- Fractal Tree — A Fractal Tree index is a tree data structure much like that of a B-tree (designed for efficient searches), but also ingests data into log-like structures for efficient memory usage in order to facilitate high-insertion performance. Fractal Trees were designed to ingest data at high rates of speed in order to interact efficiently with the storage for high bandwidth applications.
Fractal Trees and LSM trees sound very similar. The main differentiating factor, however, is the manner in which they sort the data into the tree for efficient searches. LSM trees merge data into a tree from a series of logs as the logs fill up. Fractal Trees sort data into log-like structures (message buffers) along the proper data path in the tree.
What Storage Engine is Best?
That question is not a simple one. In order to decide which engine to choose, it’s necessary to determine the core functionality provided in each engine. Core functionality can generally be aggregated into three areas:
- Locking types — Locking within database engines defines how access and updates to information are controlled. When an object in the database is locked for updating, other processes cannot modify (or in some cases read) the data until the update has completed. Locking not only affects how many different applications can update the information in the database, it can also affect queries on that data. It is important to monitor how queries access data, as the data could be altered or updated as it is being accessed. In general, such delays are minimal. The bulk of the locking mechanism is devoted to preventing multiple processes updating the same data. Since both additions (INSERT statements) and alterations (UPDATE statements) to the data require locking, you can imagine that multiple applications using the same database can have a significant impact. Thus, the “granularity” of the locking mechanism can drastically affect the throughput of the database in “multi-user” (or “highly-concurrent”) environments.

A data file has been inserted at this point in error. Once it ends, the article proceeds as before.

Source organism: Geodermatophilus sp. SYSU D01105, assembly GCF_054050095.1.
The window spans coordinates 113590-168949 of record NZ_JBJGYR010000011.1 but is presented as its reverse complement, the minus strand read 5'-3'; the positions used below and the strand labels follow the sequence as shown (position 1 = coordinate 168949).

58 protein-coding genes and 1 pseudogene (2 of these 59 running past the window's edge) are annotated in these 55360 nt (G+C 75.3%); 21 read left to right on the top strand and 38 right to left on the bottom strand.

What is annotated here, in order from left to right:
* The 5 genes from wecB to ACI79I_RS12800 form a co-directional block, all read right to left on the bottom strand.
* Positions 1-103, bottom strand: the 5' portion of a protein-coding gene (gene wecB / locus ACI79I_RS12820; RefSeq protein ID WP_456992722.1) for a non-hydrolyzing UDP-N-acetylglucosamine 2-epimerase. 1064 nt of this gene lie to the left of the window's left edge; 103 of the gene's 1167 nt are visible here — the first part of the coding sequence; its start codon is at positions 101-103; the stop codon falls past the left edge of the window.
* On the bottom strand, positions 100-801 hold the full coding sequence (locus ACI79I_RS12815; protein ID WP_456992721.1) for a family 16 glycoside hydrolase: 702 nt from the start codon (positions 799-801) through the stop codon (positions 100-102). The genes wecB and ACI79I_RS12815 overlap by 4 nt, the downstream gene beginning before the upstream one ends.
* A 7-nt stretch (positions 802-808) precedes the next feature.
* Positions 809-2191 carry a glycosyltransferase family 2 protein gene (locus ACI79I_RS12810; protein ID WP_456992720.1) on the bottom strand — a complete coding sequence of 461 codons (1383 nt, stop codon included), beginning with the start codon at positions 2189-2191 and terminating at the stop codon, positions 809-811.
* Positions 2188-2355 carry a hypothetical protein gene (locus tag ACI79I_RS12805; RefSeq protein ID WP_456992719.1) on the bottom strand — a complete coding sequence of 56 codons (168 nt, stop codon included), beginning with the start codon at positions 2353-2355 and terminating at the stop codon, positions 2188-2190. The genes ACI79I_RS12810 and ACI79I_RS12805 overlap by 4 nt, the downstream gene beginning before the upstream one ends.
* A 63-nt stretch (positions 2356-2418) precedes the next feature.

- Indexing — The indexing method can dramatically increase database performance when searching and recovering data. Different storage engines provide different indexing techniques, and some may be better suited for the type of data you are storing. Typically, every index defined on a collection is another data structure of the particular type the engine uses (B-tree for WiredTiger, Fractal Tree for PerconaFT, and so forth). The efficiency of that data structure in relation to your workload is very important. An easy way of thinking about it is viewing every extra index as having performance overhead. A data structure that is write-optimized will have lower overhead for every index in a high-insert application environment than a non-write optimized data structure would. For use cases that require a large number of indexes, choosing an appropriate storage engine can have a dramatic impact.